If you were in Pasadena in the 1990s, you might feel a shock of recognition while watching the PBS Independent Lens award-winning documentary “Real Boy.” You might know this family. “Real Boy” which made its national broadcast premiere on Monday, June 19 on PBS (check local listings) is about Bennett, who was raised in Pasadena and whose mother, Suzy still resides in the area.
When we first meet Bennett Wallace, he is a she: a young girl named Rachel. Shaleece Haas, a self-proclaimed “queer documentary filmmaker” based in Los Angeles, begins her movie with clips made by the subject on Feb. 7, 1999. This is an intact family of mother, father and two kids. Rachel introduces herself, but just looking at the short-haired kid, you can’t immediately tell the person is a girl.
We’ll later see the same person in July at age 19, but now called Bennett. The journey from Rachel to Bennett is one of a search for identity and acceptance with some alternative musical interludes. While Bennett seems to be a sensible lady-turning-into-a-lad, he clearly wasn’t always that way. Bennett is a former addict and a cutter.
Bennett explains, “I am literally a boy with the wrong body parts.” Yet this view isn’t readily accepted by his family. By the time Bennett is an adult, his parents have divorced. The documentary focuses mostly on his mother, Suzy, whose response is, “We all have that feeling that I am in the wrong body. I should be in Charlize Theron’s body.”
While his mother fights memories of her Rachel, Bennett finds comfort online. Haas shows a variety of people on YouTube who feel they are in the a body of the wrong gender. The message is clear: Rachel/Bennett is not alone. That’s especially comforting when Bennett finds, “My sister isn’t talking to me. And my dad. It gets hard when they don’t want to answer your phone calls or they don’t want to see you.” His best friend, Dylan Engle, is also going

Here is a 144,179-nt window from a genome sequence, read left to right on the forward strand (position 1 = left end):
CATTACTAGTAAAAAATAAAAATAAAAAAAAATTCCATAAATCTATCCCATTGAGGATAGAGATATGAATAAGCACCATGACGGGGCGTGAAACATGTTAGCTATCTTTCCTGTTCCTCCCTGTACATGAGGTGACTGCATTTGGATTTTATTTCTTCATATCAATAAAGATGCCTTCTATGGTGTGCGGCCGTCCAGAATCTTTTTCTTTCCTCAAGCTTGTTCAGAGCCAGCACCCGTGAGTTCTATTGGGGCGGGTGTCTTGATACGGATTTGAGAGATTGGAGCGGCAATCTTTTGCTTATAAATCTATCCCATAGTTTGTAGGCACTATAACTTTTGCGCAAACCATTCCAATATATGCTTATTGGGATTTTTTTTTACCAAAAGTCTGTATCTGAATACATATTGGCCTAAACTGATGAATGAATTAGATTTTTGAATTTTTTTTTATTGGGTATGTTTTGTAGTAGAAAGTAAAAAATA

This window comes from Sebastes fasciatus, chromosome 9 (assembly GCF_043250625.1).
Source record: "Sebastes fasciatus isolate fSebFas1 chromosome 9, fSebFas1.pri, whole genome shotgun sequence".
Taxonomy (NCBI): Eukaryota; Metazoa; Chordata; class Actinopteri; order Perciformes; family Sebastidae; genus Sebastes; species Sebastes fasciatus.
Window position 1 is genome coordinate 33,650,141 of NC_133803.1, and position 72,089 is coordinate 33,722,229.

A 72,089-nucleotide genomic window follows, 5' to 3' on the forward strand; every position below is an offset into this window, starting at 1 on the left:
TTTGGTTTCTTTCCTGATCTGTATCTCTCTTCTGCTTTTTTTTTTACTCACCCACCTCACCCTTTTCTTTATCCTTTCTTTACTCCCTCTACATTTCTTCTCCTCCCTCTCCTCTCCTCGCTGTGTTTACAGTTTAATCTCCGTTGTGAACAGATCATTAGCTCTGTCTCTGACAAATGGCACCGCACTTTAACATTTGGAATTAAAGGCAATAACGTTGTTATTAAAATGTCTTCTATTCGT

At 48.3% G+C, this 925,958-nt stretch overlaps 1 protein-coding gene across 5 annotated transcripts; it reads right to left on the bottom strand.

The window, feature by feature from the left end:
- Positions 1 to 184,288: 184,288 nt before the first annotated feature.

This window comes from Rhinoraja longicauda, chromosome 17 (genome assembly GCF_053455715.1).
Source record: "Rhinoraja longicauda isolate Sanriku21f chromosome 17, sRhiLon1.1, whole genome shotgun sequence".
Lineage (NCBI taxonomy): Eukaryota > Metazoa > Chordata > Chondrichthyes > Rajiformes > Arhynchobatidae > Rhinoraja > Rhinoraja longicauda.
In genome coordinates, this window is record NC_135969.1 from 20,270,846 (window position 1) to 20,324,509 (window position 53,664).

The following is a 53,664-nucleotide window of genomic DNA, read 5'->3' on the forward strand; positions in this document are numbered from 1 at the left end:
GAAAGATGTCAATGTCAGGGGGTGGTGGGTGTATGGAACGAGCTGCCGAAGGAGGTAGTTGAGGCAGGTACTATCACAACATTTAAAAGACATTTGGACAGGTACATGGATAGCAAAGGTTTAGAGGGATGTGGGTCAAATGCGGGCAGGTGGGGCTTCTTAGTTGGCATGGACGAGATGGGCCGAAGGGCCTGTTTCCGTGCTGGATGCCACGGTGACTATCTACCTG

Bennett also finds inspiration for the future in Joe Stevens. Stevens is a former addict and transgender. Bennett is an aspiring singer/songwriter with a voice and appeal on the edge of country, folksy in a post-1960s way. Stevens is a third-generation professional musician according to his website. Stevens is also a former addict, transgender and a musician, an unexpected trifecta that Bennett feels deeply. Originally from Sacramento, during Bennett’s transition, Stevens is still performing with his first band, Coyote Grace (2006-2012). One particular concert helps raise funds for Bennett.
Bennett and Dylan get their top surgery together. Dylan’s mom is more supportive and at first Bennett doesn’t even want his mother there. Dylan’s mom helps Suzy become more supportive. Her emotional transformation moves forward her daughter transitions into a son.
For Pasadenans, this is a bit of more than a slight curiosity. Suzy looks so familiar to me. Perhaps I passed her or Rachel or Bennett on the streets of Pasadena or waited in line in front or behind. Even without adding transgender issues into the mix, we humans continue to wrestle with the concept of what is a real man or a real boy in a way that sometimes plunges into the deep recesses of homophobia. Now “Real Boy” asks us to consider gender as more than biological and that tom boys may indeed be girls who should be boys. Haas provides us with the window into the life of one individual who transitions into adulthood, choosing to be a boy and believes he is as real a boy as the ones who didn’t have a previous feminine identity.